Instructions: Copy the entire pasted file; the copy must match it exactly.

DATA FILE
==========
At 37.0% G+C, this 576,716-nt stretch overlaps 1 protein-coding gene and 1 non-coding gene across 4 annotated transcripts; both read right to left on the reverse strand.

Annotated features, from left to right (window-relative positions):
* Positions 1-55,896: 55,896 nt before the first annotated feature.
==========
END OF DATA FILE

At 37.0% G+C, this 576,716-nt stretch overlaps 1 protein-coding gene and 1 non-coding gene across 4 annotated transcripts; both read right to left on the reverse strand.

Annotated features, from left to right (window-relative positions):
* Positions 1-55,896: 55,896 nt before the first annotated feature.